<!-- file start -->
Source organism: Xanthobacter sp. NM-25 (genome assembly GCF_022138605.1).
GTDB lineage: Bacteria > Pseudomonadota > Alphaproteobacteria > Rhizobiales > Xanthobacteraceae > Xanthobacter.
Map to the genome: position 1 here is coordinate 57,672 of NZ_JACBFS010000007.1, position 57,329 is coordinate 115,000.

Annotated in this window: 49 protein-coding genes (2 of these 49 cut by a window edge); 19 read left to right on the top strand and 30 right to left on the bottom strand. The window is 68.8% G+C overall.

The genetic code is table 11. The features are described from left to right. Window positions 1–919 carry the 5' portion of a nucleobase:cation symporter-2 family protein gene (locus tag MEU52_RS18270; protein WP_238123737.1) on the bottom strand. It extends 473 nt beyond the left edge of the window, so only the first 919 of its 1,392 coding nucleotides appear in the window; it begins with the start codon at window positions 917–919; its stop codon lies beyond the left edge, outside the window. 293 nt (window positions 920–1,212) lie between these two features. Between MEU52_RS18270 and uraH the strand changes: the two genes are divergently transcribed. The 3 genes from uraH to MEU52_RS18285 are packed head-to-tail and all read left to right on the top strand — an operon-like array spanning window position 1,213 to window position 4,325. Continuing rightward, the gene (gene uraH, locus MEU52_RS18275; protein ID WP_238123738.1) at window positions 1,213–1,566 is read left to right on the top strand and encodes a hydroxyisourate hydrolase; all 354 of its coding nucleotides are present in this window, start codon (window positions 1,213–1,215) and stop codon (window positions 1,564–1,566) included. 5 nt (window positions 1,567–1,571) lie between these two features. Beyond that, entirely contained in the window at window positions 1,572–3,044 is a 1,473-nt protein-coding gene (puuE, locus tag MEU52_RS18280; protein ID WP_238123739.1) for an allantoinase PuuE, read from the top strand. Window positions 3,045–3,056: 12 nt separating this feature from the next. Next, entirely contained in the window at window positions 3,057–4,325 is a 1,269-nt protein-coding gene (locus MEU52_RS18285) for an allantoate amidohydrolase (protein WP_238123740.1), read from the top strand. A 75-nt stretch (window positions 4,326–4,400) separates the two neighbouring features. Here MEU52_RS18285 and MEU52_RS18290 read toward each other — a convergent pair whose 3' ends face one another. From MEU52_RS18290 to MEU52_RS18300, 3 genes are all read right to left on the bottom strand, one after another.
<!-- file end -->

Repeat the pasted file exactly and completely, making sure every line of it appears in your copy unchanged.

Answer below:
Source organism: Xanthobacter sp. NM-25 (genome assembly GCF_022138605.1).
GTDB lineage: Bacteria > Pseudomonadota > Alphaproteobacteria > Rhizobiales > Xanthobacteraceae > Xanthobacter.
Map to the genome: position 1 here is coordinate 57,672 of NZ_JACBFS010000007.1, position 57,329 is coordinate 115,000.

Annotated in this window: 49 protein-coding genes (2 of these 49 cut by a window edge); 19 read left to right on the top strand and 30 right to left on the bottom strand. The window is 68.8% G+C overall.

The genetic code is table 11. The features are described from left to right. Window positions 1–919 carry the 5' portion of a nucleobase:cation symporter-2 family protein gene (locus tag MEU52_RS18270; protein WP_238123737.1) on the bottom strand. It extends 473 nt beyond the left edge of the window, so only the first 919 of its 1,392 coding nucleotides appear in the window; it begins with the start codon at window positions 917–919; its stop codon lies beyond the left edge, outside the window. 293 nt (window positions 920–1,212) lie between these two features. Between MEU52_RS18270 and uraH the strand changes: the two genes are divergently transcribed. The 3 genes from uraH to MEU52_RS18285 are packed head-to-tail and all read left to right on the top strand — an operon-like array spanning window position 1,213 to window position 4,325. Continuing rightward, the gene (gene uraH, locus MEU52_RS18275; protein ID WP_238123738.1) at window positions 1,213–1,566 is read left to right on the top strand and encodes a hydroxyisourate hydrolase; all 354 of its coding nucleotides are present in this window, start codon (window positions 1,213–1,215) and stop codon (window positions 1,564–1,566) included. 5 nt (window positions 1,567–1,571) lie between these two features. Beyond that, entirely contained in the window at window positions 1,572–3,044 is a 1,473-nt protein-coding gene (puuE, locus tag MEU52_RS18280; protein ID WP_238123739.1) for an allantoinase PuuE, read from the top strand. Window positions 3,045–3,056: 12 nt separating this feature from the next. Next, entirely contained in the window at window positions 3,057–4,325 is a 1,269-nt protein-coding gene (locus MEU52_RS18285) for an allantoate amidohydrolase (protein WP_238123740.1), read from the top strand. A 75-nt stretch (window positions 4,326–4,400) separates the two neighbouring features. Here MEU52_RS18285 and MEU52_RS18290 read toward each other — a convergent pair whose 3' ends face one another. From MEU52_RS18290 to MEU52_RS18300, 3 genes are all read right to left on the bottom strand, one after another.